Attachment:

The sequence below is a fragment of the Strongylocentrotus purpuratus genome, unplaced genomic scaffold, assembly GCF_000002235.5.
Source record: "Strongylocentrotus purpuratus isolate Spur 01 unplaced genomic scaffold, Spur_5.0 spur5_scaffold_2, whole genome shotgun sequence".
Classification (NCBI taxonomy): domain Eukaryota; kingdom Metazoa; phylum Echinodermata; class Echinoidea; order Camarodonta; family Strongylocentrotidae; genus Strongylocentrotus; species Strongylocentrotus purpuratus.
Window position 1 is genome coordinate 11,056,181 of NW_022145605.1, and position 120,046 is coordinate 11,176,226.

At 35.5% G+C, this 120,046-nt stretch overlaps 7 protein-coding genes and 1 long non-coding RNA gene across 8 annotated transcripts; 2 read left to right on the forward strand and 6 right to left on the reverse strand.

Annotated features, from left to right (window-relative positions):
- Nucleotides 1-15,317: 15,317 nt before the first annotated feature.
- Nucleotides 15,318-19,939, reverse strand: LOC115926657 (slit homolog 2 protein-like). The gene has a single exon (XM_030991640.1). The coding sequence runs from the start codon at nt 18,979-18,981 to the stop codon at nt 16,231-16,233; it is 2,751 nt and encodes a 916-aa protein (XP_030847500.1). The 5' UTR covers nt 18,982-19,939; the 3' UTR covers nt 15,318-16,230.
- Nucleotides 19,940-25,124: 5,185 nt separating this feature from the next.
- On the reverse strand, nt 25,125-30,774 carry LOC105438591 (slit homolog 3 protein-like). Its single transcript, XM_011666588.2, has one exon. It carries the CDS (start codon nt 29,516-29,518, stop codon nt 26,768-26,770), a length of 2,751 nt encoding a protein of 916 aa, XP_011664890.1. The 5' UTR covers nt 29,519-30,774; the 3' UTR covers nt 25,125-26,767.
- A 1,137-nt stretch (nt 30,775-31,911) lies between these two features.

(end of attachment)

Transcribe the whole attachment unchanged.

The sequence below is a fragment of the Strongylocentrotus purpuratus genome, unplaced genomic scaffold, assembly GCF_000002235.5.
Source record: "Strongylocentrotus purpuratus isolate Spur 01 unplaced genomic scaffold, Spur_5.0 spur5_scaffold_2, whole genome shotgun sequence".
Classification (NCBI taxonomy): domain Eukaryota; kingdom Metazoa; phylum Echinodermata; class Echinoidea; order Camarodonta; family Strongylocentrotidae; genus Strongylocentrotus; species Strongylocentrotus purpuratus.
Window position 1 is genome coordinate 11,056,181 of NW_022145605.1, and position 120,046 is coordinate 11,176,226.

At 35.5% G+C, this 120,046-nt stretch overlaps 7 protein-coding genes and 1 long non-coding RNA gene across 8 annotated transcripts; 2 read left to right on the forward strand and 6 right to left on the reverse strand.

Annotated features, from left to right (window-relative positions):
- Nucleotides 1-15,317: 15,317 nt before the first annotated feature.
- Nucleotides 15,318-19,939, reverse strand: LOC115926657 (slit homolog 2 protein-like). The gene has a single exon (XM_030991640.1). The coding sequence runs from the start codon at nt 18,979-18,981 to the stop codon at nt 16,231-16,233; it is 2,751 nt and encodes a 916-aa protein (XP_030847500.1). The 5' UTR covers nt 18,982-19,939; the 3' UTR covers nt 15,318-16,230.
- Nucleotides 19,940-25,124: 5,185 nt separating this feature from the next.
- On the reverse strand, nt 25,125-30,774 carry LOC105438591 (slit homolog 3 protein-like). Its single transcript, XM_011666588.2, has one exon. It carries the CDS (start codon nt 29,516-29,518, stop codon nt 26,768-26,770), a length of 2,751 nt encoding a protein of 916 aa, XP_011664890.1. The 5' UTR covers nt 29,519-30,774; the 3' UTR covers nt 25,125-26,767.
- A 1,137-nt stretch (nt 30,775-31,911) lies between these two features.